Chris Mizrany is a missionary, photographer, and web designer with Helping Hand in Cape Town, South Africa.
Some people think that everyone has a place in life, and we all just need to find our place and “fill” it. Others believe that we are all free to make our own way, follow our own truth, and decide of our own accord what and who to be.
In the end, regardless of which path they choose, many people end up desperately searching for their little niche at home, at work, or in their group of friends or community, and wedging themselves tightly in, so pleased to have found it, and hoping to settle in for life.
Recently I’ve been trying to read my Bible more. I’ve read through it cover to cover before, but something inspired me to read it again as part of a daily reading plan.
It was my Swiss Army knife.
The Bible has lots of advice on the type of people to surround yourself with. “Walk with the wise and become wise; associate with fools and get in trouble,”1 for example, and, “Do not be deceived: evil company corrupts good habits.”2
My good friends Frank and Lisa were manning a stall with various gospel books on display. They were also giving out tracts to those passing by. One man stopped, looked at the table, and exclaimed, “Oh, Christian stuff!? I’m an atheist!” My friends just smiled and struck up a conversation, without confronting him on that basis. They spoke about art (the man’s sister was an artist) and hiking, life, and the economy, and just generally tried to be encouraging and positive.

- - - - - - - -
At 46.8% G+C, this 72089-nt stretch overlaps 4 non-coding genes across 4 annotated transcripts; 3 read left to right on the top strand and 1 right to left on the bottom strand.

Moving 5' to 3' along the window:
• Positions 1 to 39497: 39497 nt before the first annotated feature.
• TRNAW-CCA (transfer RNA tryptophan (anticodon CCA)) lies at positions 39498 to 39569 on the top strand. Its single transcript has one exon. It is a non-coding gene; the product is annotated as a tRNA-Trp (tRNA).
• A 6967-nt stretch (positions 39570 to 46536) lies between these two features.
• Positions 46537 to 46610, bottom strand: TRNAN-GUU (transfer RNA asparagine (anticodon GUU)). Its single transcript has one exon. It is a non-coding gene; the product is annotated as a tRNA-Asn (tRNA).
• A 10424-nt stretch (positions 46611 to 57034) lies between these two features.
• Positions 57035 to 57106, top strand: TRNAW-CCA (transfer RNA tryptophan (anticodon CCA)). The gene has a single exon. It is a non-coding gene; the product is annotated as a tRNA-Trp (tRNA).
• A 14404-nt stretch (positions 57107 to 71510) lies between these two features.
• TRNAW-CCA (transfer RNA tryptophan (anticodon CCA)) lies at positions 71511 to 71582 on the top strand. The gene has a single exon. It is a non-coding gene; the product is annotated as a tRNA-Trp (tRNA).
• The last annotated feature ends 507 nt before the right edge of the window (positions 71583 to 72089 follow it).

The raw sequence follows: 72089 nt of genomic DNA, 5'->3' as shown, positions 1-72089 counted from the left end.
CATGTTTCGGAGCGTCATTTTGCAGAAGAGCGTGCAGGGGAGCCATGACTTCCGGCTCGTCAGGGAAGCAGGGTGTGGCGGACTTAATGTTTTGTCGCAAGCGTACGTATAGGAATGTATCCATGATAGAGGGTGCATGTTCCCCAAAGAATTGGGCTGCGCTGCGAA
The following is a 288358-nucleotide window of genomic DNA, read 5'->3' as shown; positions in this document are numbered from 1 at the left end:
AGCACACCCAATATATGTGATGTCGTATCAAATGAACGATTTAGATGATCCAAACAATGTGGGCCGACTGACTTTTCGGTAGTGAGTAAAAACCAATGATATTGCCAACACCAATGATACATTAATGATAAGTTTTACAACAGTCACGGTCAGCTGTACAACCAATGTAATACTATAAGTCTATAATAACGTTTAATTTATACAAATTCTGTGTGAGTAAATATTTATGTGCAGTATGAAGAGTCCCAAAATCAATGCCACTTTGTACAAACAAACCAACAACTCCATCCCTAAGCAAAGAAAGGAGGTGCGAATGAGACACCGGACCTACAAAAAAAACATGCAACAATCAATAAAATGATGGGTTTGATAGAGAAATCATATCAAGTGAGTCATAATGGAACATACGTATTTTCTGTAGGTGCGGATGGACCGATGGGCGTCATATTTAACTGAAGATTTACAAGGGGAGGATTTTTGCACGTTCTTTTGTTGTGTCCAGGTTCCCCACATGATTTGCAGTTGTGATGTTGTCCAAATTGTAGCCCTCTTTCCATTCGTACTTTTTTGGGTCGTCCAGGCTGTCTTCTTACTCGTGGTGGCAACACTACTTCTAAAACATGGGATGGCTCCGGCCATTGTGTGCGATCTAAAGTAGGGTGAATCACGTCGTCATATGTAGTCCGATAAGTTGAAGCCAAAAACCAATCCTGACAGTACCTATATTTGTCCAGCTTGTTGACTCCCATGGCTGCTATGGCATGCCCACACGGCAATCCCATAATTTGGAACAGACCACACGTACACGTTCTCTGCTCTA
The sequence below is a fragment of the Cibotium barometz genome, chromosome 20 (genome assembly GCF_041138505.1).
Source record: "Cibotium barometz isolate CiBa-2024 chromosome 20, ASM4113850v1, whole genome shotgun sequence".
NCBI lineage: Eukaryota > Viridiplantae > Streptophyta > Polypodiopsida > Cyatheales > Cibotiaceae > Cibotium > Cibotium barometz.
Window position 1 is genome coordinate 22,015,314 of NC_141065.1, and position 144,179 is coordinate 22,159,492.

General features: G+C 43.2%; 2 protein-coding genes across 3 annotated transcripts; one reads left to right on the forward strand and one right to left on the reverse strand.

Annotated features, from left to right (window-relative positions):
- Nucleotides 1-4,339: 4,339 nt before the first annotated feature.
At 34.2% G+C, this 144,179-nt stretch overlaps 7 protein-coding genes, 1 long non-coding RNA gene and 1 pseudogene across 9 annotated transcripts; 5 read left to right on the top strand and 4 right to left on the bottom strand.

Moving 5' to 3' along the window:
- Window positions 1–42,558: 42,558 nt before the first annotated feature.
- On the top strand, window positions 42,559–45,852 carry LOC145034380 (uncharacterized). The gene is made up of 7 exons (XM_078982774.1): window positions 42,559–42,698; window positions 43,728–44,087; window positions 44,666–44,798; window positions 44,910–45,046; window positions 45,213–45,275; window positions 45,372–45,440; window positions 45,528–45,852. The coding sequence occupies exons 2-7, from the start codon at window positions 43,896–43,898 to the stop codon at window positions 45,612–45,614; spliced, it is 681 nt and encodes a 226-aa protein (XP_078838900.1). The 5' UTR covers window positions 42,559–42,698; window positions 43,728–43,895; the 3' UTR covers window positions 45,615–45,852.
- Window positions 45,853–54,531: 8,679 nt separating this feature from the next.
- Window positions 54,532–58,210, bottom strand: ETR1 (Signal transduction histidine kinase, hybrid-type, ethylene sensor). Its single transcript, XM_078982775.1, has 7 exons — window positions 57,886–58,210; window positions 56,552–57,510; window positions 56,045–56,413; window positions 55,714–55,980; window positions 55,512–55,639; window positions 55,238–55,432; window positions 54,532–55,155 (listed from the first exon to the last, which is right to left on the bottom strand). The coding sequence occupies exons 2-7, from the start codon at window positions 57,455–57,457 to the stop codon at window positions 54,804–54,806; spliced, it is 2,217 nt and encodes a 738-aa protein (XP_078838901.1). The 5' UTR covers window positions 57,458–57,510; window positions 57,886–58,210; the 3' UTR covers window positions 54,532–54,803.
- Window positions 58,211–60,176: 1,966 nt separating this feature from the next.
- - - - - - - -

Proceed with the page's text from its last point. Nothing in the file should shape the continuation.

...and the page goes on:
Today, while visiting a small town, I learned yet again that when God says “Jump,” I should ask, “How high?” He always knows best.
I walked past a shipping depot and almost bumped into a man struggling to load a large tire into his 4x4 truck. I chuckled and said, “Looks like you’re getting tired!” (Yes, I have a propensity for joking with puns, forgive me.) He laughed back, and I continued walking.
The other day I read a very interesting article about the Feynman Technique, which promises to help you learn anything in four steps. It intrigued me, as I enjoy learning and jump at any opportunity to make the process easier. The article says that Feynman tried to always explain complex ideas in the simplest terms.1
One of my favorite games involves pulling things apart. It’s a high-risk game, as no matter how awesomely you’re doing, things can go wrong very quickly, and then it’s all over.
A game of Jenga begins with a tower of crisscrossing wooden blocks stacked on top of each other, three in one direction in each level, covered by three in the alternate direction in the next level, and so on.
Throughout my life, I’ve received my share of (well-deserved) consequences for wrongdoing. But more than once, I didn’t get what I deserved. Instead, I received mercy.
We often hear our life of faith compared to running a race or being on a journey. Countless songs, books, and sermons are based on those concepts. As a runner, I find inspiration in the verse “run with endurance the race that is set before us … looking unto Jesus.”1 But recently it came alive to me from a whole new perspective.
One fine day, my wife and I took Kristen, our 13-month-old daughter, to the beach. It was perfect, beautiful weather. As we strolled down the sand, each holding a little hand, she excitedly smiled and chattered in that special encrypted language of hers.